China is an interesting place. From the outside (and in reality) the communist country has made huge strides in the direction of capitalism over the past 10 years or so. The move, like all aspects of business (and culture and, well, everything), has been orchestrated by none other than the Chinese Communist Party (CCP).
China listed its first options contract in 2016—which Johnnycat and I played a small role in helping to get off the ground. Options being pure risk transfer can be argued to be the most capitalistic thing ever created (and the best and most honorable part of capitalism, as options truly level the playing field between the financial titans and small retail 1-lot traders).
The CCP also grew some humongous corporations—or more accurately, allowed business leaders free reign to grow them. This resulted in some fantastically wealthy people.
Jack Ma and Alibaba
Take Jack Ma, for instance. His arguably biggest accomplishment was being co-founder of Alibaba Group. As of October 2021, he has a net worth of $42.3 billion.
Mr. Ma is a member of the CCP. One could argue (and probably no one could argue against) the idea that the CCP made him the wealthy billionaire he is today.
Following some comments he made at a financial markets forum, in which he criticized China’s regulators and banks, Jack Ma… disappeared… for a few months from October 2020 to January 2021. To this day, no one knows where he was or why he disappeared from public view.
That period also coincided with a regulatory crackdown on his businesses.
China’s Regulatory Crackdowns
Since then, there have been even more regulatory crackdowns on Chinese businesses and the wealthy tycoons who lead them.
In 2021 we’ve seen massive crackdowns in Chinese tech, financial and real estate firms. Firms like Tencent, Didi, Ant and Meituan—just to name a few—were highly scrutinized and fined as a result of new antitrust laws.
Note, in China laws can be made retroactive. So… There’s that.
The highly leveraged Chinese real estate behemoth Evergrande began running into some debt trouble (to put it mildly) in September. They eventually defaulted on some of their debt for the first time this past Monday. Solution: The People’s Bank of China Governor said Evergrande’s inability to meet its obligations will be “dealt with in a market oriented way.” So… No bailout. Oh, and there’s been one more solution… To have the founder and chairman pay off the debts from his own pocket. He’s used over $1 billion of his own money to pay the corporation’s debt thus far.
If there was ever any question about who the boss is in China… Well, that would be a silly question. It’s the CCP.
Many of the companies’ stocks sold off huge as a result of the scrutiny, fines and forced restructurings the party has levied recently. Some stocks like Tencent (TME) and Weibo (WB) are trading at multi-year lows. That’s bad for investors, really bad for the companies’ management and, well, bad for China. So…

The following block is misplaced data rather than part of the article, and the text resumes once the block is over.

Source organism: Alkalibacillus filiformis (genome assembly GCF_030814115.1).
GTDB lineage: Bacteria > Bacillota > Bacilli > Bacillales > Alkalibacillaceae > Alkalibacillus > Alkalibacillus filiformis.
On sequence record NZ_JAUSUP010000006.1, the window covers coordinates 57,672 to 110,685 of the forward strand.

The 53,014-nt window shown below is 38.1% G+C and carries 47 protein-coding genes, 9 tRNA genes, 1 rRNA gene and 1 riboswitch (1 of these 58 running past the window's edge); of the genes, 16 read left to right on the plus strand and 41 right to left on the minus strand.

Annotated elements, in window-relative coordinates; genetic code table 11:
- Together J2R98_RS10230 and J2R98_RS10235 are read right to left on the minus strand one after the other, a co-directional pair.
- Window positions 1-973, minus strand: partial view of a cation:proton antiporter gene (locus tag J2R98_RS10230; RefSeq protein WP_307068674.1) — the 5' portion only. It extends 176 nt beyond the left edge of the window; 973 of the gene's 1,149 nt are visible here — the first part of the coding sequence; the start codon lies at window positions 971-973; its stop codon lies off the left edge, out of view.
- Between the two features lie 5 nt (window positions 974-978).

Despite the fact there are no bailouts coming, you can be sure China is working to contain the damage. Though the fall in Chinese stocks was, at least somewhat, the result of government showing wealthy business people who’s in charge, they don’t want their market in the toilet either. I imagine they just think of it as a little bloodletting. I see no other possible transmutation than the CCP organizing a market recovery. And I’m not alone.
One sign such a move is already under way is that this past Monday China’s central bank said it would cut the amount of cash banks must hold in reserve, its second such move this year, releasing 1.2 trillion yuan ($188 billion) in long-term liquidity. And they said they’d cut the reserve requirement ratio for banks by 50 basis points.
Playing the Chinese Recovery
So, what’s the play?
It’s a little tricky. DIDI has said it plans to delist from the NYSE, which dragged it and other Chinese tech stocks down. WB shares started trading in Hong Kong last week and dropped quite a bit in their debut. And all this as the U.S. plans to step up regulatory scrutiny over financial disclosures.
It’s speculative. But I have personally dabbled in some small long delta positions in TME. TME hit an all-time low last week but has bounced a bit higher since.
The TME trade consists of owning the Jan21 15 calls. They’re cheap. It’s more a lottery ticket trade. I’m OK losing what I paid, but if the stock recovers it can pay off big.
Delisting Chinese Stocks
Finding good China rebound plays is all further complicated by the possibility of these stocks and other Chinese stocks voluntarily or involuntarily being delisted from U.S. exchanges. This, by the way, is why there are some Chinese stocks currently listed as ADRs on U.S. exchanges now listing themselves on the Hong Kong exchange. It provides a secondary listing outside China (Mainland China, for those who want to split hairs) but outside the U.S. …Just in case.
I’m watching DIDI and looking for an options play there. It requires more research. Keep an eye in the MTM Community Chatroom under the #tradeideas channel for updates. And don’t be shy about posting a trade you’re looking at there as well. We’re stronger as a Community.
Founder and President
Market Taker Mentoring, Inc.